We cannot afford to make the same mistakes we have made before. What worries me even more is the value system these narratives are based on – that loss of health and life is inevitable, and that we can only delay this and not prevent it. None of this is true and we need to call this out.

Putting in measures to contain aerosol transmission and fixing our broken test trace and isolate system, focusing on elimination while we vaccinate will surely reduce the impact on public health, economy and education. Why not aim for that rather than this false dichotomy?

A surge of infection with hospitalisations, Long COVID and virus adaptation isn’t inevitable. And our only options aren’t ‘let it spread now’ or ‘let it spread later’. ‘We need to be in restrictions until spring to control it’ sets up a false narrative too.

Amazingly, we can prevent it spreading and return to near-normal – there is no dichotomy here. We can do it if we pivot to elimination now. We can’t “live with (a) virus” that is constantly adapting to become more transmissible, severe, and escape vaccines.

What if allowing transmission to occur in a partially immune population spawns new variants that escape vaccines even more? Surely, that is the best way to stay in restrictions indefinitely. Not elimination with vaccination, which is the best way to protect our vaccine efficacy.

Our government’s strategy has never been one of pandemic control. It has always been ‘let it spread until the NHS is overwhelmed’, which is the key problem. And there appears to be no shift from this. Also no mention of the devastating impacts of spread even below NHS capacity to the NHS and to public health – with 1 million people already living with Long COVID. And the potential of new variants. Such a strategy will likely spawn – combining high levels of transmission with partial population immunity. Our current strategy isn’t working. Time to change course.

This narrative is even more concerning now that we have safe and effective vaccines. Surely then infections, Long COVID, hospitalisation, and death are even less inevitable. We can protect people with vaccines over time so why expose them to these risks before vaccinating them when we don’t need to.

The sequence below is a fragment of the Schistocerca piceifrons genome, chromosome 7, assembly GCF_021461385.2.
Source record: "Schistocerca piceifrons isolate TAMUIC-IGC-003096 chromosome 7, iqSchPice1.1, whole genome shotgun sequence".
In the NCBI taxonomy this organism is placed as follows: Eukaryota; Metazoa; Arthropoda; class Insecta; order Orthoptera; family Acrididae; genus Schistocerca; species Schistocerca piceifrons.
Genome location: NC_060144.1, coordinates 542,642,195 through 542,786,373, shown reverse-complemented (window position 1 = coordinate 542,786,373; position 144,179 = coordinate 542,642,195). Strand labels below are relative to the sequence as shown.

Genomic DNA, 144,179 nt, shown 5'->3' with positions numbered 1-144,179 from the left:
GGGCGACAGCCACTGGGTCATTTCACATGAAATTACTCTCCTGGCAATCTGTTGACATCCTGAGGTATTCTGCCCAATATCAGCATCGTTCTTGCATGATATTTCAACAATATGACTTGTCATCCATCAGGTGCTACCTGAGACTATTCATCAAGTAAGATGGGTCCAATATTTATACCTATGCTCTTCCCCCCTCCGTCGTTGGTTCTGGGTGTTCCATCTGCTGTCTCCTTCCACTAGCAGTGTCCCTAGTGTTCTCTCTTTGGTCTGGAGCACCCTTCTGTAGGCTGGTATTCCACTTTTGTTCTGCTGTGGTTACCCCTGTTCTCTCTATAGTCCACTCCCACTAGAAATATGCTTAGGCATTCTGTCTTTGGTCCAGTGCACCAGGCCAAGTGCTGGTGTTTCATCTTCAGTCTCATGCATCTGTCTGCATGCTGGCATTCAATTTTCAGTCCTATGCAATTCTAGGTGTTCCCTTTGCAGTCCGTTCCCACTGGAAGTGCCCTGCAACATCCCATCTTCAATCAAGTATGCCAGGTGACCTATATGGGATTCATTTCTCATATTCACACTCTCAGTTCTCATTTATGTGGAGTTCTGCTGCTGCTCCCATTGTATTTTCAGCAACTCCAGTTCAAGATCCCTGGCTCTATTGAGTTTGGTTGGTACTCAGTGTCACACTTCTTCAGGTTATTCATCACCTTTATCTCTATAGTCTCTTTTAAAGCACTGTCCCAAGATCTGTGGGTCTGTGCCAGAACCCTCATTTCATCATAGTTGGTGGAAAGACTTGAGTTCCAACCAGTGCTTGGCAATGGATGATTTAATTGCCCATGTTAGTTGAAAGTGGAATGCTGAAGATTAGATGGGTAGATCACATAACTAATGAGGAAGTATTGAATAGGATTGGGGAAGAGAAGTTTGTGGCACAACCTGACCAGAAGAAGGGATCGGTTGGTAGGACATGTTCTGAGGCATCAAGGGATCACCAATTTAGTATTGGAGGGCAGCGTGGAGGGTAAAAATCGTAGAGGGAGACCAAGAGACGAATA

Considering it acceptable to allow the virus to spread through a population (a call back to “naturally acquired herd immunity”), fully knowing the risk of Long COVID, and mutation, at this point in time when we have vaccines, is beyond reprehensible.

Health Sec. Matt Hancock. | Flickr/Number 10

Presenting this as “restrictions until July” or “restrictions until spring” is deeply ingenuous, and we need to be clear that ultimately this is nothing but the Great Barrington Declaration pseudoscience of “focused protection” and “let it spread”, but couched in seeming caution.

So, if you are saying “let it spread in the summer/autumn” or “let it spread in winter”... How about we do neither?

So, if you are saying “let it spread in the summer/autumn” or “let it spread in winter”... How about we do neither? 


Dr Deepti Gurdasani, Senior Lecturer in Epidemiology, Statistical Genetics, Machine Learning, Queen Mary University of London.


[This piece was first published as a Twitter thread and turned into the above article on 16 June 2021 with the purpose of reaching a larger audience. It has been minorly edited and corrected, and published with the author’s consent. | The author of the tweets writes in a personal capacity.]

(Cover: Flickr/Number 10. - Prime Minister Boris Johnson-Covid Press Conference with CMO and CSA. | 14 June 2021. / Licensed under a Creative Commons Attribution-ShareAlike 4.0 International License.)